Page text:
It is well known by now that I am a huge fan of cinema that deals with the fracturing of the mind, but I am equally a fan of ambiguity in cinema and Keating lays the framework here to give credence to the idea that Darling may not be in total control of her actions. From the initial stories of the house being haunted, Keating also adds some other details in the film so that you could see this story as one of possession (for lack of a better word). These things include a necklace of an inverted cross, some insidious Latin writing etched into a night dresser beside Darling's bed and a mysterious locked room, not to mention the voices again in Darling's head. All this could be used in evidence that something more of a supernatural order existed within this story, rather than just Darling suffering a complete mental breakdown. Personally though, the film is much stronger to me and resonates more emotionally if the supernatural side of things is nothing but a red herring.

In regards to negatives to the film, I do not have many. I will say that I thought that some of the music choices were a little on the nose in the fact that they were used loudly to scare audiences, which I think this film was above doing, although this happened few and far between and the other thing was that I am not a fan of the flashing strobe light effect that is used a bit in this film. This is a personal thing because it actually messes with my eyes a bit but I will say that this technique is effectively used to help create the eerie atmosphere of the film. There was one major thing that I hated which was the very end of the film, the final scene which takes place mid-credits. Obviously this is going to involve spoilers so for those that do not want to be spoiled, please skip to the next paragraph. The mid-credits sting is of the Sean Young character interviewing another caretaker and telling her the same stories of the house being haunted. It may not seem like much, but to me this pushed the ambiguity of the story towards the supernatural reasoning which I did not like at all and I felt that the scene should have been removed entirely. The other reason is because this is Darling's story so who cares about this other girl. Anyway, it is only thirty seconds of this fantastic film, so I shouldn't let it overcome how I feel about it, but you never want to leave an audience member feeling angry when the movie ends.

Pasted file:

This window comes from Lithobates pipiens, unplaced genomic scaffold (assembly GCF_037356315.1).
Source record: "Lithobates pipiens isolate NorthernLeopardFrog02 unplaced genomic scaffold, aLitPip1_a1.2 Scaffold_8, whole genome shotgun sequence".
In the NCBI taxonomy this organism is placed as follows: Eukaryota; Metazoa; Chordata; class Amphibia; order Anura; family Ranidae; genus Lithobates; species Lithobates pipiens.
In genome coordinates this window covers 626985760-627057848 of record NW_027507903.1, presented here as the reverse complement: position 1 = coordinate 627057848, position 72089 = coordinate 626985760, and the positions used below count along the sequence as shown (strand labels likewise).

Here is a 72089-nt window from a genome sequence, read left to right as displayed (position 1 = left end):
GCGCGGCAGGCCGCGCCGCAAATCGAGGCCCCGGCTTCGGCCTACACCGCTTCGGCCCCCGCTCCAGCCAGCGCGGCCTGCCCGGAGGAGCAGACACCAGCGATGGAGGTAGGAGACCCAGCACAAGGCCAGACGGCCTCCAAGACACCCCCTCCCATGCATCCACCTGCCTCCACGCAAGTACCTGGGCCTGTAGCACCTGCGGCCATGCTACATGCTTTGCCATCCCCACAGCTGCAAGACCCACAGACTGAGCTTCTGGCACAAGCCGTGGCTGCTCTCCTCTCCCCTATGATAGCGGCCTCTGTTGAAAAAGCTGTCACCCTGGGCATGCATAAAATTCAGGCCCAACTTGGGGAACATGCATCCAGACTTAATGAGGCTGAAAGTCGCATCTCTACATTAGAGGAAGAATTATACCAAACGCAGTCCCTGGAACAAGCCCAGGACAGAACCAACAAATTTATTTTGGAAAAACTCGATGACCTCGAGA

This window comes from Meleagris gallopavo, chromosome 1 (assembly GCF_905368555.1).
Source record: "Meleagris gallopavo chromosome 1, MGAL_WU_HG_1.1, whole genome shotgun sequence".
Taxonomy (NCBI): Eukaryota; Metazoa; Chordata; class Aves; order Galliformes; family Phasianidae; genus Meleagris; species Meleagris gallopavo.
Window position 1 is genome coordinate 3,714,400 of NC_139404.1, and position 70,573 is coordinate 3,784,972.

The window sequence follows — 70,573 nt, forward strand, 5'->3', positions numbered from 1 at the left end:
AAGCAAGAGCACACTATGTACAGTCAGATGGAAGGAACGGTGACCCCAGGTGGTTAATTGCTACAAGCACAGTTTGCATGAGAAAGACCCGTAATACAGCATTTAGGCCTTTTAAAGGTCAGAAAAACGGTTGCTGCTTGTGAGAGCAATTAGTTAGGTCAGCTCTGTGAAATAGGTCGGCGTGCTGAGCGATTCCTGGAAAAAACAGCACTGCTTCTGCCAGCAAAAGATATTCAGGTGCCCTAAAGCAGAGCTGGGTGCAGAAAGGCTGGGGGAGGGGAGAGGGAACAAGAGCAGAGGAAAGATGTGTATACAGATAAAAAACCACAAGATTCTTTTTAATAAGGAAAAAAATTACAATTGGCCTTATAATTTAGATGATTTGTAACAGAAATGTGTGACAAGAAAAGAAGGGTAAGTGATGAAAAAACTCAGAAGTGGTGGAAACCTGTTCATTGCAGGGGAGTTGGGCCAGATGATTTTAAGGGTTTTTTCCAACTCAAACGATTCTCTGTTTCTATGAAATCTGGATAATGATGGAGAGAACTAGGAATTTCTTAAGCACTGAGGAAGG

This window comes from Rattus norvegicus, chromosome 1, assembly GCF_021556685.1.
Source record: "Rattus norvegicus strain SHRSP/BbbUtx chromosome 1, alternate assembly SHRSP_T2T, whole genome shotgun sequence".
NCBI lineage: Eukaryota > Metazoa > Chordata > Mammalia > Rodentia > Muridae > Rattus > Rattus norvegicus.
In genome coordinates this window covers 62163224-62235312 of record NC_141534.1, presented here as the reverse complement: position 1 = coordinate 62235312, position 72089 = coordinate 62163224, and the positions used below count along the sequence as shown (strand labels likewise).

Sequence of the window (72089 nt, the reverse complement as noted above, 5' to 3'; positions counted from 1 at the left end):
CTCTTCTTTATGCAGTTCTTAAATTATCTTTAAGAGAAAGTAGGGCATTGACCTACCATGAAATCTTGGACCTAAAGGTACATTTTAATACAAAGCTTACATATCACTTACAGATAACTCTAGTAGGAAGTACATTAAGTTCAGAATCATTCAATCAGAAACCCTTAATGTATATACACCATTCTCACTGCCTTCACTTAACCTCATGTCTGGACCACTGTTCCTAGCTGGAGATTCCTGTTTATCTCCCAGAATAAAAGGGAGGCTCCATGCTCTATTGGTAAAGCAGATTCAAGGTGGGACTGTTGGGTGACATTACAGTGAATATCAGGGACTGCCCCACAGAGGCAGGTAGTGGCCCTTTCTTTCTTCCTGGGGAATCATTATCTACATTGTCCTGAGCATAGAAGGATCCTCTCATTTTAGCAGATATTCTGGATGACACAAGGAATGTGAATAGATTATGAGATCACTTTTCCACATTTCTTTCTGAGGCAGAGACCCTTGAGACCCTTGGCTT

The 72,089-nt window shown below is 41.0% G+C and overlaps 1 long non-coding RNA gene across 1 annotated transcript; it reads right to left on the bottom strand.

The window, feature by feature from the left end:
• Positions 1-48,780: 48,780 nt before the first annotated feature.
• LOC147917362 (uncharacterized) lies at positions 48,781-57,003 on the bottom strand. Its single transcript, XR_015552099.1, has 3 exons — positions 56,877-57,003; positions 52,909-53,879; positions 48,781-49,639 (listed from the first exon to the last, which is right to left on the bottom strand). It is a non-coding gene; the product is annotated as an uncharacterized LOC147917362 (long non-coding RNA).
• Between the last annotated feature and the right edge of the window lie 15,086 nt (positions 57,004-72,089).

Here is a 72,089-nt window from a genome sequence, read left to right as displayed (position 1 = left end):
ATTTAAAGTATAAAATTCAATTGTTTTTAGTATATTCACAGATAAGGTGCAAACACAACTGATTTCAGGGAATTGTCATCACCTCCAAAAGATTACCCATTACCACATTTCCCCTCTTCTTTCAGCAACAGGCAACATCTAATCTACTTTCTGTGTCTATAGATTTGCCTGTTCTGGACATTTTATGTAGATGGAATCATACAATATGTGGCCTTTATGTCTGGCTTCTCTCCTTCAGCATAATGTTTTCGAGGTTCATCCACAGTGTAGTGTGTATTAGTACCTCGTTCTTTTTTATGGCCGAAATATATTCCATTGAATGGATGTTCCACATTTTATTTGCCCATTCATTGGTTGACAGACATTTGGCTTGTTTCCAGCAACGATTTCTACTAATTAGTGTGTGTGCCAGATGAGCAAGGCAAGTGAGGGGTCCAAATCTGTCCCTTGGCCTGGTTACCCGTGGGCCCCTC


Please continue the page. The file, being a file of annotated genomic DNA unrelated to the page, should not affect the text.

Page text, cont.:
Overall, “Darling” turned out to be a massive surprise. I expected it to drown in its own pastiche but it actually rose above it and created its own identity to be a stunningly terrifying and disturbing mental thriller, that I have no problem mentioning in the same breath as Roman Polanski's “Repulsion” or “The Tenant”.


4 Stars.

 

Thursday, March 31, 2016

THE PACK



While the great Ozploitation days of Australian cinema are now long gone, every couple of years we still seem to make a genre film that is proof to the world that we still know how to make these films well. Sadly though, nowadays these films barely seem to get distributed and only reach the smallest of audiences, meaning that the glory days of the 70's and 80's, where genre films were made at a regular interval in Australia, are never likely to return. The last great and overlooked Aussie horror film that came out was 2011's “Crawl” directed by Paul China, which was a brilliant study in suspense, and since that film came out, I have been looking for the next Australian genre film to knock my socks off. I have now found that film with Nick Robertson's “The Pack”.